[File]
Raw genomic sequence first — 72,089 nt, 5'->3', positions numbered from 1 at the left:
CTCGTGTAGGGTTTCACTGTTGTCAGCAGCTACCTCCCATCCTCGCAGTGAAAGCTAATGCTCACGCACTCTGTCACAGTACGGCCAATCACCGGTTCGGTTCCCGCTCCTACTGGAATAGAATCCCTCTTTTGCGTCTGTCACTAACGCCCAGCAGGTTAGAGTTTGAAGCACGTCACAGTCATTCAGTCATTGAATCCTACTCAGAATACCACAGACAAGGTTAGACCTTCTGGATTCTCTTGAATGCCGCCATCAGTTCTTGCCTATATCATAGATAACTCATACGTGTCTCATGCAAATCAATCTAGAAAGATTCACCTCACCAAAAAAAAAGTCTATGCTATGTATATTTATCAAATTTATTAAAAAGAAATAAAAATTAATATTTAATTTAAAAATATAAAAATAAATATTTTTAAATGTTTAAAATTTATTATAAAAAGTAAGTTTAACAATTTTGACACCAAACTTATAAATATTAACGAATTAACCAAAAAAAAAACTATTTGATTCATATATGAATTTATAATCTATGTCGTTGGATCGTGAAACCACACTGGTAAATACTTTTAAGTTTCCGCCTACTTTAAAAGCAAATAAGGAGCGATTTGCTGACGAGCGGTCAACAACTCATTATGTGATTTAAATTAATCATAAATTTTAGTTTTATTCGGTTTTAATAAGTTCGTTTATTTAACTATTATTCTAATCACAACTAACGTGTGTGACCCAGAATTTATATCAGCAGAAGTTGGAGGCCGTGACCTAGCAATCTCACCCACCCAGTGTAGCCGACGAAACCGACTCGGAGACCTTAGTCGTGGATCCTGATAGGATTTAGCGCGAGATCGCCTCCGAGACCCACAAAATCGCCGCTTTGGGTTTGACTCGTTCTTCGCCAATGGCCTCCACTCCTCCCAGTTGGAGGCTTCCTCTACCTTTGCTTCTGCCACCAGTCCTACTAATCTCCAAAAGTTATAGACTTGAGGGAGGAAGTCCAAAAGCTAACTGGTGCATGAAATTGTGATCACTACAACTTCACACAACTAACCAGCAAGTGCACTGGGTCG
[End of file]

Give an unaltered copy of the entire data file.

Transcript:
Raw genomic sequence first — 72,089 nt, 5'->3', positions numbered from 1 at the left:
CTCGTGTAGGGTTTCACTGTTGTCAGCAGCTACCTCCCATCCTCGCAGTGAAAGCTAATGCTCACGCACTCTGTCACAGTACGGCCAATCACCGGTTCGGTTCCCGCTCCTACTGGAATAGAATCCCTCTTTTGCGTCTGTCACTAACGCCCAGCAGGTTAGAGTTTGAAGCACGTCACAGTCATTCAGTCATTGAATCCTACTCAGAATACCACAGACAAGGTTAGACCTTCTGGATTCTCTTGAATGCCGCCATCAGTTCTTGCCTATATCATAGATAACTCATACGTGTCTCATGCAAATCAATCTAGAAAGATTCACCTCACCAAAAAAAAAGTCTATGCTATGTATATTTATCAAATTTATTAAAAAGAAATAAAAATTAATATTTAATTTAAAAATATAAAAATAAATATTTTTAAATGTTTAAAATTTATTATAAAAAGTAAGTTTAACAATTTTGACACCAAACTTATAAATATTAACGAATTAACCAAAAAAAAAACTATTTGATTCATATATGAATTTATAATCTATGTCGTTGGATCGTGAAACCACACTGGTAAATACTTTTAAGTTTCCGCCTACTTTAAAAGCAAATAAGGAGCGATTTGCTGACGAGCGGTCAACAACTCATTATGTGATTTAAATTAATCATAAATTTTAGTTTTATTCGGTTTTAATAAGTTCGTTTATTTAACTATTATTCTAATCACAACTAACGTGTGTGACCCAGAATTTATATCAGCAGAAGTTGGAGGCCGTGACCTAGCAATCTCACCCACCCAGTGTAGCCGACGAAACCGACTCGGAGACCTTAGTCGTGGATCCTGATAGGATTTAGCGCGAGATCGCCTCCGAGACCCACAAAATCGCCGCTTTGGGTTTGACTCGTTCTTCGCCAATGGCCTCCACTCCTCCCAGTTGGAGGCTTCCTCTACCTTTGCTTCTGCCACCAGTCCTACTAATCTCCAAAAGTTATAGACTTGAGGGAGGAAGTCCAAAAGCTAACTGGTGCATGAAATTGTGATCACTACAACTTCACACAACTAACCAGCAAGTGCACTGGGTCG